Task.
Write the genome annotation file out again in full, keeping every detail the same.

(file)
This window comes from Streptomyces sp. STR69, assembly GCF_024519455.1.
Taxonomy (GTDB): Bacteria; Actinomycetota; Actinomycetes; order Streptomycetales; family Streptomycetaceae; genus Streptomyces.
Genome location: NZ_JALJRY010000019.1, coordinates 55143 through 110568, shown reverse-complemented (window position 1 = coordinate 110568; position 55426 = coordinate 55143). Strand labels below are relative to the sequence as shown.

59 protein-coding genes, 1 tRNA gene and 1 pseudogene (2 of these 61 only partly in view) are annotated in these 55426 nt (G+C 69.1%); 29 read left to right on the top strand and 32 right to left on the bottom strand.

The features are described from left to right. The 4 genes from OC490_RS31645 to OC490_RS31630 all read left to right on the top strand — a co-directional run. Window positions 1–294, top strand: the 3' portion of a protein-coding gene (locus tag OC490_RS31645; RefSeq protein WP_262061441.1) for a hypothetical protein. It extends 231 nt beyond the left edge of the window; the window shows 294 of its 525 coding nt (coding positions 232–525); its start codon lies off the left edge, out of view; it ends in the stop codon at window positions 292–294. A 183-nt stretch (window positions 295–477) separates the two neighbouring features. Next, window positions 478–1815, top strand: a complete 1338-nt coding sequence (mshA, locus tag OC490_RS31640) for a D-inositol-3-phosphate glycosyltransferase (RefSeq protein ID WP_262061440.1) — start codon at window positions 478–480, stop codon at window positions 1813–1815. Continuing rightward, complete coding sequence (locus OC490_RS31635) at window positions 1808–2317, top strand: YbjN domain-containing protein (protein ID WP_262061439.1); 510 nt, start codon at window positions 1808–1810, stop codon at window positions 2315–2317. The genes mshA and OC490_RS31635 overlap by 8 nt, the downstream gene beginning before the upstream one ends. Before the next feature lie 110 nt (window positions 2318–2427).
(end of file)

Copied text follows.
This window comes from Streptomyces sp. STR69, assembly GCF_024519455.1.
Taxonomy (GTDB): Bacteria; Actinomycetota; Actinomycetes; order Streptomycetales; family Streptomycetaceae; genus Streptomyces.
Genome location: NZ_JALJRY010000019.1, coordinates 55143 through 110568, shown reverse-complemented (window position 1 = coordinate 110568; position 55426 = coordinate 55143). Strand labels below are relative to the sequence as shown.

59 protein-coding genes, 1 tRNA gene and 1 pseudogene (2 of these 61 only partly in view) are annotated in these 55426 nt (G+C 69.1%); 29 read left to right on the top strand and 32 right to left on the bottom strand.

The features are described from left to right. The 4 genes from OC490_RS31645 to OC490_RS31630 all read left to right on the top strand — a co-directional run. Window positions 1–294, top strand: the 3' portion of a protein-coding gene (locus tag OC490_RS31645; RefSeq protein WP_262061441.1) for a hypothetical protein. It extends 231 nt beyond the left edge of the window; the window shows 294 of its 525 coding nt (coding positions 232–525); its start codon lies off the left edge, out of view; it ends in the stop codon at window positions 292–294. A 183-nt stretch (window positions 295–477) separates the two neighbouring features. Next, window positions 478–1815, top strand: a complete 1338-nt coding sequence (mshA, locus tag OC490_RS31640) for a D-inositol-3-phosphate glycosyltransferase (RefSeq protein ID WP_262061440.1) — start codon at window positions 478–480, stop codon at window positions 1813–1815. Continuing rightward, complete coding sequence (locus OC490_RS31635) at window positions 1808–2317, top strand: YbjN domain-containing protein (protein ID WP_262061439.1); 510 nt, start codon at window positions 1808–1810, stop codon at window positions 2315–2317. The genes mshA and OC490_RS31635 overlap by 8 nt, the downstream gene beginning before the upstream one ends. Before the next feature lie 110 nt (window positions 2318–2427).